Guide Imported infectious diseases : the impact in developed countries

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Infectious diseases not only cause loss of health and, eventually, life but generally also lead to economic consequences. Serious challenges oppose current efforts to stem and limit epidemics in these countries, requiring urgent collaboration with adjacent and global countries through shared experience, financial support, multisector intervention, professional healthcare delivery, and technical innovation.

Promoted by the BRI, with the Health Silk Road as a priority, opportunities will be provided for combating infectious disease epidemics based on technical experience communication, financial investment, cooperative organisation, and future collaborative programmes.

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Appropriate management and treatment are essential to achieving the elimination of infectious diseases [ 12 ]. However, such efforts will have to be tailored to local settings. In , China successfully passed the validation of its LF elimination strategy after having followed a plan of control and surveillance for nearly 60 years [ 29 ]. The work towards elimination of LF in China has relied on the implementation of three schemes: 1 surveys using repeated blood testing followed by treatment when needed; 2 mass drug administration MDA with diethylcarbamazine-fortified salt to disrupt infectious microfilaria; and 3 target treatment of carriers using the same drug.

Cambodia has improved its healthcare capacity and also managed to eliminate LF as a public health problem using a similar approach along with parallel interventions against other vector-borne diseases [ 30 ]. Turkmenistan and the United Arab Emirates have achieved zero indigenous cases of malaria [ 31 ], whereas China had no indigenous cases in [ 32 ]. The Chinese government has scheduled the elimination of this disease by [ 33 ]. As for the national malaria elimination programme, the surveillance and response strategy reporting cases within one day, investigating cases within three days, and targeting control measures within seven days has benefitted from conducting interventions at the provincial, municipal, and county levels, ensuring a nationwide effect [ 34 ].

This successful rapid response to cases of malaria in returning overseas workers and the engagement of private-sector employers have recently been implemented in other Asia-Pacific countries [ 34 ]. Using the antimalarial drug artemisinin, developed from herb-based Chinese traditional medicine, has proved vital for malaria treatment [ 35 ].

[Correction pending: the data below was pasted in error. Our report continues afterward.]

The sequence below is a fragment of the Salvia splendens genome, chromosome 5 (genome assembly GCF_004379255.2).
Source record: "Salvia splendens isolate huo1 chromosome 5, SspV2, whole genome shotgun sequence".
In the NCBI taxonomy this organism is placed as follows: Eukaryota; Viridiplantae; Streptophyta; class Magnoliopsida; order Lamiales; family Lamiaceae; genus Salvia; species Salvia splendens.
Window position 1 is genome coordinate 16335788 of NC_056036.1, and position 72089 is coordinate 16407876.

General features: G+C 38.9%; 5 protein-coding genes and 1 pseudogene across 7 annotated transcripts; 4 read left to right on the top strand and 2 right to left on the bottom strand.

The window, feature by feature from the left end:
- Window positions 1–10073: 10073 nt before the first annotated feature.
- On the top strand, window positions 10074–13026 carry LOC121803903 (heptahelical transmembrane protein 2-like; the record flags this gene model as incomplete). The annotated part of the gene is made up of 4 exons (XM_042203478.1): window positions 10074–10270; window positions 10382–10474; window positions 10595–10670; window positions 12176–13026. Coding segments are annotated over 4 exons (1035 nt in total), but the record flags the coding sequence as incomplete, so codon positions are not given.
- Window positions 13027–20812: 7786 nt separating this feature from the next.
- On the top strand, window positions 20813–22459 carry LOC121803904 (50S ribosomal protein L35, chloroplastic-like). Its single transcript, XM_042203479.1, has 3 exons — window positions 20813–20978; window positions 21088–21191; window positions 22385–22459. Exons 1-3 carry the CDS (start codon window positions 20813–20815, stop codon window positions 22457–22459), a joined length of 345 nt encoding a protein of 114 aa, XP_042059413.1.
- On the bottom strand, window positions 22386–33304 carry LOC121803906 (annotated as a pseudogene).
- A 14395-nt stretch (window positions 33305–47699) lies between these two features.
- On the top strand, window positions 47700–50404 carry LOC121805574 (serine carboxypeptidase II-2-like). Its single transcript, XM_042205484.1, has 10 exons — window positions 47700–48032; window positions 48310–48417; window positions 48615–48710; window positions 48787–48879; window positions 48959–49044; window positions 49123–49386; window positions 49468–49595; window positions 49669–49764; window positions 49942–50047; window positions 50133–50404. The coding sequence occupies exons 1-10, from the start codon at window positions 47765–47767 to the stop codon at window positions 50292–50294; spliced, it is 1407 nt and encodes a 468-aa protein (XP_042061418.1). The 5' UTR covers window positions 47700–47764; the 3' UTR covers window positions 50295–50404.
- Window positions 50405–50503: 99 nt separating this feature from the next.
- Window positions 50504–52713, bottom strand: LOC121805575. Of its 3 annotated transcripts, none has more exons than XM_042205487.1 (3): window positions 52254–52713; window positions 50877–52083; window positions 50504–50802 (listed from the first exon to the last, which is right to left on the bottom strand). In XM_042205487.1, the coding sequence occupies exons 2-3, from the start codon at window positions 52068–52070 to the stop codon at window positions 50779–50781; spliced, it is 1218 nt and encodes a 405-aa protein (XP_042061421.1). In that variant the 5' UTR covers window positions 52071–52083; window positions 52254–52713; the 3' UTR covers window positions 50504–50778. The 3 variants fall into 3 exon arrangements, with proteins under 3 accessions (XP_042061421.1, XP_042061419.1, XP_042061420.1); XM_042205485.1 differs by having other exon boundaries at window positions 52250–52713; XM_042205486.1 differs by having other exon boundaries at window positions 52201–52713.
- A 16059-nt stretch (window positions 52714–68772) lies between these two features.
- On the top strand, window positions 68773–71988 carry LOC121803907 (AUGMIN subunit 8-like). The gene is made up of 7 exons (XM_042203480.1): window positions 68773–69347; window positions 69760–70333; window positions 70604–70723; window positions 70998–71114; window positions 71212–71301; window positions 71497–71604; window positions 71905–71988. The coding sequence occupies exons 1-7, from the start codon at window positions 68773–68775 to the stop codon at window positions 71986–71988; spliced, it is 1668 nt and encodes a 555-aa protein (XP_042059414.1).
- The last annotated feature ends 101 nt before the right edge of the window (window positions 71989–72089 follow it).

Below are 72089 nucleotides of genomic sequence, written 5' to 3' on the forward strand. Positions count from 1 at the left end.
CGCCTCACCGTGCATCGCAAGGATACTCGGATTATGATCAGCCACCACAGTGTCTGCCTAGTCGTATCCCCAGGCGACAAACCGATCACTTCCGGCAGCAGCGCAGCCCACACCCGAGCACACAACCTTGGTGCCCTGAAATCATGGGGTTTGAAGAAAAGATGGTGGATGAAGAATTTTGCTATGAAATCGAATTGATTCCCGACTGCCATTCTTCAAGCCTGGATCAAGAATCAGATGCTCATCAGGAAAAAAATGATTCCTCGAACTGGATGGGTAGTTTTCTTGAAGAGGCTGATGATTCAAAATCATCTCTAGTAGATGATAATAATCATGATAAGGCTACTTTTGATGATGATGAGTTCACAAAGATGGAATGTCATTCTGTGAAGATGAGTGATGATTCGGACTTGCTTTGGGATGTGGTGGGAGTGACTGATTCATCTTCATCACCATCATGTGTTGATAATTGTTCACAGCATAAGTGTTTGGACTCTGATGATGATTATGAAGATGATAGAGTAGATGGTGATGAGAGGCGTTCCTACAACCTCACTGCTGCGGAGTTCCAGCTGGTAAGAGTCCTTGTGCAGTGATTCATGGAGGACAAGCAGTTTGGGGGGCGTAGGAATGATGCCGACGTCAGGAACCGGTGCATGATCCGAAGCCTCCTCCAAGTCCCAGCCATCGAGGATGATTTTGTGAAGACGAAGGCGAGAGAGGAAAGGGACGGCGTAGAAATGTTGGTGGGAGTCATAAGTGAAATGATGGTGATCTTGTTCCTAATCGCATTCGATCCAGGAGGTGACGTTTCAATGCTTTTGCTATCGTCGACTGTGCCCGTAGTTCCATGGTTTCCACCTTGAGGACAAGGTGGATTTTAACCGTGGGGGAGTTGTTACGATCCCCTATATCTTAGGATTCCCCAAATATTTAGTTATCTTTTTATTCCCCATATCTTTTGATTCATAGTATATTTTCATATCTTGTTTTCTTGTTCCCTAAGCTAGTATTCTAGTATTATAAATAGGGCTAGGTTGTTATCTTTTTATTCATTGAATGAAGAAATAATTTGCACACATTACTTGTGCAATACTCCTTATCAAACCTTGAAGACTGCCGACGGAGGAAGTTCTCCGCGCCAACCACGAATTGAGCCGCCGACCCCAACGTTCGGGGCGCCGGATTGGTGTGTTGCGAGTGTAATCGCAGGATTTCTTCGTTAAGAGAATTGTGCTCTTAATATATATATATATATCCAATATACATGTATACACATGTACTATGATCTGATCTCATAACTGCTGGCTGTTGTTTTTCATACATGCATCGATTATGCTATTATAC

In addition, the use of mosquito nets is suggested for implementation during the transmission season [ 29 ]. The Chinese government now schedules schistosomiasis elimination by [ 36 ] by using the successful, multisectoral national strategy that has reduced Schistosoma japonicum infection in cattle, humans, and snails, which is based on MDA with praziquantel for snails combined with the removal of cattle from the grasslands where the snails reside [ 37 ].

With regard to TB, dengue, and cystic echinococcosis, the plan is to end these epidemics, and there has already been success in reaching this goal. However, the effective strategy to end TB also requires high-level political commitment, community engagement, social protection, funding support, and innovation of drug delivery and rapid diagnostics.

For dengue, the timely reporting of cases also relies on a notification system, and the approach to controlling mosquito reproduction has provided a solution to dengue epidemics elsewhere [ 40 ].


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In China, the control and treatment of echinococcosis integrates large-scale surveys, control of the transmission source deworming definitive hosts , and detection plus treatment of patients free of charge, supported by domestic funding [ 41 ]. The successful interventions in China are implemented in line with the Chinese health system, which is vital for delivering healthcare to less developed regions and responds effectively to health crises by coordinated action [ 12 ].

Apart from the above interventions, political support, regulation guidance, and financial investment are paramount. It has been proposed by WHO to tailor some feasible aspects to local health systems to achieve disease elimination and UHC [ 42 ]. The Health Silk Road concept encourages regional cooperation and extensive participation from governments, international and regional organisations, universities, private sectors, civil society, and the general public. China is a positive initiator and has, together with related countries, jointly published a series of agreements.